Prior to buying red wine to be aged, I normally do several things and /or reviews: First is the winemaker and his vinification methods;  the next is the choice of wine, grape variety, blend and  vintage; thirdly I always buy or acquire at least two bottles of the wine that I want to keep, one bottle to be taste-tested at my leisure, blindly in comparison with similar wines, by itself, with food, etc, and the second bottle is to be aged, only if I like the wine in the first place.
I have seen various private cellars with a number of inferior wines stored in them together with some very good vintages. Wines to be aged must be bottled in glass bottles and must have the correct cork stopper.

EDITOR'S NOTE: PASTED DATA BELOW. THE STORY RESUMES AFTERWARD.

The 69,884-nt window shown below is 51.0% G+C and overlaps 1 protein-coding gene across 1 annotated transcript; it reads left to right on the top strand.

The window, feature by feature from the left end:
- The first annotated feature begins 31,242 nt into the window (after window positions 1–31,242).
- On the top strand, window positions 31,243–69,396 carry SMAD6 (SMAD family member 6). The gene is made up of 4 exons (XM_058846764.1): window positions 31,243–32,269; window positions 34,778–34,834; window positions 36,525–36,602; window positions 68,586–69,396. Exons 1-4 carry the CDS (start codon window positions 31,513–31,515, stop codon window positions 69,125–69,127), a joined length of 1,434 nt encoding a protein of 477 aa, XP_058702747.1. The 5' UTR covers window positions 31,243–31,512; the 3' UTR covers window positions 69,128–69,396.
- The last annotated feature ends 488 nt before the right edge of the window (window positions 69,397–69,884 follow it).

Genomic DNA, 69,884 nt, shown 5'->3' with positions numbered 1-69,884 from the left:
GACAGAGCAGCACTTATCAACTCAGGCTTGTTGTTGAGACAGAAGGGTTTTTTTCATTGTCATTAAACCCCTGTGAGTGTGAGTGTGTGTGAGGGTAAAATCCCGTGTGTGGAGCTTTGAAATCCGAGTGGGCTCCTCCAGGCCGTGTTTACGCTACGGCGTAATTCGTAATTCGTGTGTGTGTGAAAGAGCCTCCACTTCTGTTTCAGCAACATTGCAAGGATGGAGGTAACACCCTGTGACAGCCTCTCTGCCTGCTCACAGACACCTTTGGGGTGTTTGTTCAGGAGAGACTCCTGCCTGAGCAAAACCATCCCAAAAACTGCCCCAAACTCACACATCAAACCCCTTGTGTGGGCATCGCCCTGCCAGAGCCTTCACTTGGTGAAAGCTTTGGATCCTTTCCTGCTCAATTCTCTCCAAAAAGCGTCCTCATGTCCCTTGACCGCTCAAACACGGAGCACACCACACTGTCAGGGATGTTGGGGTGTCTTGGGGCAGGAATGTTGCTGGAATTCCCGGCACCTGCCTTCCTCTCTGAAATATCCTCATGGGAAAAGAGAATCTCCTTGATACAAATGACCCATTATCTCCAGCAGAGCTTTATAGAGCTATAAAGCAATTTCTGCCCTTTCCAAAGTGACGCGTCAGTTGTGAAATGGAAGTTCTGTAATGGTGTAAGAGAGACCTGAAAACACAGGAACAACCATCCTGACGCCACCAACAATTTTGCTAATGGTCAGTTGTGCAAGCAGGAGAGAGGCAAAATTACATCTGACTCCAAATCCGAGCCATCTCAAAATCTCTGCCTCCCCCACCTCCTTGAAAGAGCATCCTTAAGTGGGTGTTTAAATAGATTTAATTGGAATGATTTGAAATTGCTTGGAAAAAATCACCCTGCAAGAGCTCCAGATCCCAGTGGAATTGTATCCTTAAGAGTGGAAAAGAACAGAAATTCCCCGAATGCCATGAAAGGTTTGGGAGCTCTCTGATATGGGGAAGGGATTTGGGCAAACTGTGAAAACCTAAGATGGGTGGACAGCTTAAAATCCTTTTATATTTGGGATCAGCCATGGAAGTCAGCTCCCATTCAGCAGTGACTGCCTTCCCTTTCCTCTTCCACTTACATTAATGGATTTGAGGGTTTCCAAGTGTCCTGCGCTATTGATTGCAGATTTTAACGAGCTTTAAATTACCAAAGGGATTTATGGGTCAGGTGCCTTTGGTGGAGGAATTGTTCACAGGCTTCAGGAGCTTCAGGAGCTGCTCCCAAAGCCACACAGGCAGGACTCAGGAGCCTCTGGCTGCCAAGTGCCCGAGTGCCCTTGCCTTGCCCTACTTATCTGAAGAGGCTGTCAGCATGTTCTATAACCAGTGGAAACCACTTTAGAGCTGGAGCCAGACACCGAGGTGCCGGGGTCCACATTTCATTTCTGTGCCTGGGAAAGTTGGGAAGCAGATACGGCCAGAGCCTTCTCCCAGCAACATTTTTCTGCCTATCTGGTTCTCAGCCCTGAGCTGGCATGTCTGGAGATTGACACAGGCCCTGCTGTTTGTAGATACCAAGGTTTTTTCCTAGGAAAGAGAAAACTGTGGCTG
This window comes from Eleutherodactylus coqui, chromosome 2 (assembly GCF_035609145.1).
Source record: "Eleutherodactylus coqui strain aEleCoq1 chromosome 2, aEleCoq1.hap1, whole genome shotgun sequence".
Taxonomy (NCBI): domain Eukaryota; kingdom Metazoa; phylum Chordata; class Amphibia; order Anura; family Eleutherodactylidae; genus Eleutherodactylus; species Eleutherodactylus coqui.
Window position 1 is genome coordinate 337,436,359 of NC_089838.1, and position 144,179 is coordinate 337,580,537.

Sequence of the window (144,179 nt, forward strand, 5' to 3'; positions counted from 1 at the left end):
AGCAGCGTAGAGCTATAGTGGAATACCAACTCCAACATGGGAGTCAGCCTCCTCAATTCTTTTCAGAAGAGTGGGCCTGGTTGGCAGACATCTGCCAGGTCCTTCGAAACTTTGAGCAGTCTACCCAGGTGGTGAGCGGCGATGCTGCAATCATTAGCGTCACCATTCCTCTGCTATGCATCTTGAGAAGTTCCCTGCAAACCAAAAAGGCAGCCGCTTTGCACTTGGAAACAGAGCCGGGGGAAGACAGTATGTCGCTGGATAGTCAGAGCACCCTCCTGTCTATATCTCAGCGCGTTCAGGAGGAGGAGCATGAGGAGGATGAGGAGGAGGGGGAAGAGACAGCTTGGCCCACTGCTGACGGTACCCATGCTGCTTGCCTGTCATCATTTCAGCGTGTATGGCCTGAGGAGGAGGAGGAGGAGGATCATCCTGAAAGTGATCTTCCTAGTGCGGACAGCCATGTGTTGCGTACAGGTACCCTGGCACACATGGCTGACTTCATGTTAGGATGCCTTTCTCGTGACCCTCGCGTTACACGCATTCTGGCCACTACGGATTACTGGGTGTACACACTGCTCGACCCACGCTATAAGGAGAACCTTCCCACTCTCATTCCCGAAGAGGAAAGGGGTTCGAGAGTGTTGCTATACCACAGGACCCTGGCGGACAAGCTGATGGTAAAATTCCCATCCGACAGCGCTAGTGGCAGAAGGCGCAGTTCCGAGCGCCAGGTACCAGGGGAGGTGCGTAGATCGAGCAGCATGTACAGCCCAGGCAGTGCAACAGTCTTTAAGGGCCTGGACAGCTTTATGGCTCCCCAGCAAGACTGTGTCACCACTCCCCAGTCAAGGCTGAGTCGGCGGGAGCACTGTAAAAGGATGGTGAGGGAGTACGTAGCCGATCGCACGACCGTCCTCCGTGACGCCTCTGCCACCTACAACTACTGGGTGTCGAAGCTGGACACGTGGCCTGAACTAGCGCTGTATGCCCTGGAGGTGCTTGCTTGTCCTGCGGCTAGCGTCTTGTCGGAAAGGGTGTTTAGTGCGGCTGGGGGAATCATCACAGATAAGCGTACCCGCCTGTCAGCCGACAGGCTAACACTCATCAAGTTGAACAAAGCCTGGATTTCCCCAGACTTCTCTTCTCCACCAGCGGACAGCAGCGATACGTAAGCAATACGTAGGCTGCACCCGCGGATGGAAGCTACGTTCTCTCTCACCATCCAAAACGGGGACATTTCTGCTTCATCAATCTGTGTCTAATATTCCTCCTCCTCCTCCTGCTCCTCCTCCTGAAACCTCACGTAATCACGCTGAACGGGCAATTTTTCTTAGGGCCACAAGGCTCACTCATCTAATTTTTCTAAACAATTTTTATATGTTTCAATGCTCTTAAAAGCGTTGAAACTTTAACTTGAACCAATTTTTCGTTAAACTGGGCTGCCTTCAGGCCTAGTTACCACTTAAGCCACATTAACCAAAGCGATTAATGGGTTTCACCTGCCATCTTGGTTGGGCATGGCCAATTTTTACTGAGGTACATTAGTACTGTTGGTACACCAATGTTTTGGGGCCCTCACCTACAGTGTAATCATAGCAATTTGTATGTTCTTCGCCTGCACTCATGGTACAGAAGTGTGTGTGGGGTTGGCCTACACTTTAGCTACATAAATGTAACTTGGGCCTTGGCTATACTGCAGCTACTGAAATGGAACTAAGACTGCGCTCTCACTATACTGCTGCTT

Wine grape varietals that I choose to age up to 10 years include good vinatges produced from: Pinot Noir, Sangiovese, Tempranillo, Primitivo/Zinfandel and some other less well known grape varietals.

If I am aging wine beyond ten years than a very careful choice of a selection of the following varietals, from exceptional vintages and renowned winemakers, are made: Aglianico of Taurasi, Cabernet Sauvignon, Merlot, Nebbiolo and Syrah/Shiraz.

Other good varietals can be safely and successfully aged up to five years, and after all, wine is produced to be drunk and enjoyed so I normally have a selection of my favourite wine styles on my table all the time.